Financier and sports sponsor Sir Allen Stanford's offshore bank is believed to be under investigation by the FBI, according to reports.
Antigua-based Stanford International Bank (SIB) owned by the billionaire famous for his $20m Twenty20 cricket tournament, is being examined by agents after payments to investors aroused suspicion.
Investors were paid returns twice as large as conventional banks while former employees accused the bank of 'unethical and illegal practices," according to The Times.
While SIB clarified an investigation by American regulator, the Securities and Exchange Commission (SEC) is underway, it would not confirm reports the FBI and IRS has been examining the business 'for months'.
The FBI's probe was sparked by former employees Mark Tidwell and Charles Rawl's claims they were forced to leave the firm after complaining of 'unethical and illegal practices'.
SIB gave clients falsified data on investment performance as well as destroying documents during a previous SEC investigation, say the pair.
Internal emails from Stanford at the firm said 'former disgruntled employees' complaints could complicate an 'otherwise routine' investigation.
"I want to assure you that if they find any areas in which we need to improve or alter our operations, we will take immediate action to correct them," he adds.
The probe will also examine concerns raised by Alex Dalmady, an analyst who says the firm used CSA Hewlett, a relatively unknown West Indian firm, to audit its accounts. He also called attention to investment managers, claiming one board member is an 85-year old cattle rancher and used car dealership owner.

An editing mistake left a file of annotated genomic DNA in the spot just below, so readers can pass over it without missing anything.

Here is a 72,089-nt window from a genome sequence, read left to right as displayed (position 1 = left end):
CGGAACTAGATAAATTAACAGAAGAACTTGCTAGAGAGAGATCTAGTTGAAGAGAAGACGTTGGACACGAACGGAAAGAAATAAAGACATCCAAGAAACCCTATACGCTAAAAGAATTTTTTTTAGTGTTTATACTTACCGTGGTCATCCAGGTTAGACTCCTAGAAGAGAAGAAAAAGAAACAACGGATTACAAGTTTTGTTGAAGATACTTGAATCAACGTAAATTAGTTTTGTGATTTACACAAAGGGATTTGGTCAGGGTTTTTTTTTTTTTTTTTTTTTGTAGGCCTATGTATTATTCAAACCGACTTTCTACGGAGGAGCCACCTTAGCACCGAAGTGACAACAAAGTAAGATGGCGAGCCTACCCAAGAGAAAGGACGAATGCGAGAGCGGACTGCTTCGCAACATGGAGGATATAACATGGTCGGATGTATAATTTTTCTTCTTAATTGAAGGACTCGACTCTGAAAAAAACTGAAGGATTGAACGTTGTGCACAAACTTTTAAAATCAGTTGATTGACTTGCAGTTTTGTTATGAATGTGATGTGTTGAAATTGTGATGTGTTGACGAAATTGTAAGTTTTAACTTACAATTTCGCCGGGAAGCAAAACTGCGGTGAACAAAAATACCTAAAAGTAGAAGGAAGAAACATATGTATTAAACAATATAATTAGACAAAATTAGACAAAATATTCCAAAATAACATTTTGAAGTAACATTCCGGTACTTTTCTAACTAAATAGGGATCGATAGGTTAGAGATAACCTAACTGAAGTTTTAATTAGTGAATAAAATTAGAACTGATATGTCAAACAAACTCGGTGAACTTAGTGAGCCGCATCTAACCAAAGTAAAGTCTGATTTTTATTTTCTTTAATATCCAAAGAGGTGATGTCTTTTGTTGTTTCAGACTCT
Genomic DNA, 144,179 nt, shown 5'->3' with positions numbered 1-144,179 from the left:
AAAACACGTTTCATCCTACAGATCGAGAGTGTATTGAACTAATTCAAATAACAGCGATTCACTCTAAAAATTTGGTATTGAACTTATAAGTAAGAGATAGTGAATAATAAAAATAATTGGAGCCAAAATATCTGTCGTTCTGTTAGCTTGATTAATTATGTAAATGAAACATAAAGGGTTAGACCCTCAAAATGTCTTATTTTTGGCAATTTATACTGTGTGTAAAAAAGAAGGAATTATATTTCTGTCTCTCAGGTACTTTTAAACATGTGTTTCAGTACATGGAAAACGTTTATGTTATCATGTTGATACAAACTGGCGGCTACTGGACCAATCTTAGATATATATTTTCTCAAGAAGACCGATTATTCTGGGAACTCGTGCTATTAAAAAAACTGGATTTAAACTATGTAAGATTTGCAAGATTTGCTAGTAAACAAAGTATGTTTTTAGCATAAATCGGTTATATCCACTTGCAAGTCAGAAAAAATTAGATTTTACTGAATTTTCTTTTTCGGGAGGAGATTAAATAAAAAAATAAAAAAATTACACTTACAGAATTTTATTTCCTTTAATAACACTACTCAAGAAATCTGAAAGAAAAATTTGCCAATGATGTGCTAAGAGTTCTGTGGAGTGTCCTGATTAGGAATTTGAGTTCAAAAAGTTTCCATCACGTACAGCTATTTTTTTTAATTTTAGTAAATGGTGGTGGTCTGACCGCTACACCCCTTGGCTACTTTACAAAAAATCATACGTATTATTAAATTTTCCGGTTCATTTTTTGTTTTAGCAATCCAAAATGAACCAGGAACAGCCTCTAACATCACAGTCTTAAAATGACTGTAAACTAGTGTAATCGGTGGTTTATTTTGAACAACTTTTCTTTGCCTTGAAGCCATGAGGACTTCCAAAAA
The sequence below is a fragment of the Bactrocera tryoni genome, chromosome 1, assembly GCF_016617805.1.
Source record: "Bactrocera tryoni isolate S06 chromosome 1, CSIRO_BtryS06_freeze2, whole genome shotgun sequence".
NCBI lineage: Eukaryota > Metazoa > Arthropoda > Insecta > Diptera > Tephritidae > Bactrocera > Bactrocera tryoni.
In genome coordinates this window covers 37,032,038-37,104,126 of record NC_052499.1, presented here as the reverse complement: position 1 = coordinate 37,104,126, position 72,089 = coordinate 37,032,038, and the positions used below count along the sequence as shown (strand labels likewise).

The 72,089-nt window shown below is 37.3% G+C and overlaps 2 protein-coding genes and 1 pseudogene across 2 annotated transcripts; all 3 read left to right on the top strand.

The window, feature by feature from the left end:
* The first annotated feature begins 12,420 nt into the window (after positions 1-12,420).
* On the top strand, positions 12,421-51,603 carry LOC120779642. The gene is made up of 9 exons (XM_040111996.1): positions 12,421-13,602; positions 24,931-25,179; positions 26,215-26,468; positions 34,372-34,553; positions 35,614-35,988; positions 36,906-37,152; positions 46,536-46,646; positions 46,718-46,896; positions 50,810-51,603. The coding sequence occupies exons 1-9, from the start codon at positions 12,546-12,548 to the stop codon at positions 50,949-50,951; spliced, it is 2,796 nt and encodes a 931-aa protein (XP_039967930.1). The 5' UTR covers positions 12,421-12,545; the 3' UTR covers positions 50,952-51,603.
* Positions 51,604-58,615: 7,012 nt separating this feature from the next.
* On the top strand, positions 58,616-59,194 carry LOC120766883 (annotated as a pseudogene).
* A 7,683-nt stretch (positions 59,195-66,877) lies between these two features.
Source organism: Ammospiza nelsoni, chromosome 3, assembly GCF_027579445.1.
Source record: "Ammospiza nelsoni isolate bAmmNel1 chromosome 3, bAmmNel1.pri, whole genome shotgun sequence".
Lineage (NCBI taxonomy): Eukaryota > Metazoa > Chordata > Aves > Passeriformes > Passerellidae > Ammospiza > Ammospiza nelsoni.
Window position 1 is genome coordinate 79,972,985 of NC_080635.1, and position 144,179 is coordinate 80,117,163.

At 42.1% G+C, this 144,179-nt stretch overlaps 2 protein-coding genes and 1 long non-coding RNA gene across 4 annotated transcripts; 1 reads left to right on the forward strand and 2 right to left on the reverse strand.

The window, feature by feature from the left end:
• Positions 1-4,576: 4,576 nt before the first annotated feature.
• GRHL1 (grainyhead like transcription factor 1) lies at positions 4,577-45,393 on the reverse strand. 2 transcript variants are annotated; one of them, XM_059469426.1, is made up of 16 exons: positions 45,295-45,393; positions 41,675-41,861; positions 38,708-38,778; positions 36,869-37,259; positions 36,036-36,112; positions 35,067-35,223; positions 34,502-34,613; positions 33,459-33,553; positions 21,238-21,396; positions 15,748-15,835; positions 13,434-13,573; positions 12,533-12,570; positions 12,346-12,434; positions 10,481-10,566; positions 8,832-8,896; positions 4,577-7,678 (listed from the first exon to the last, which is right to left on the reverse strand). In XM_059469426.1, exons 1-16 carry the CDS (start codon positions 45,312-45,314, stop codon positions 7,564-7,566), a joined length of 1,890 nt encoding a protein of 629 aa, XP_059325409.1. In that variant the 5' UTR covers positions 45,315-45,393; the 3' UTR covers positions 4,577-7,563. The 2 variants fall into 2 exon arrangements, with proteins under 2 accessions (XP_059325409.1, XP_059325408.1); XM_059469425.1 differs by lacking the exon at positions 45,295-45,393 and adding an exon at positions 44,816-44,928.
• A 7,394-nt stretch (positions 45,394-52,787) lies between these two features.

A spokesman for SIB says: "After the Wall Street excesses of the past decade, and the lax regulatory environment which made it possible, it is to be expected that regulatory agencies would look into every allegation regardless of how baseless it may be."
The SEC has raised its surveillance of investment companies after the $50bn collapse of Bernard Madoff's funds.
Stanford's bank has $8.6bn under management and has enjoyed recent growth attracting more than 30,000 depositors, mostly from Latin America with minimum investments of $50,000.
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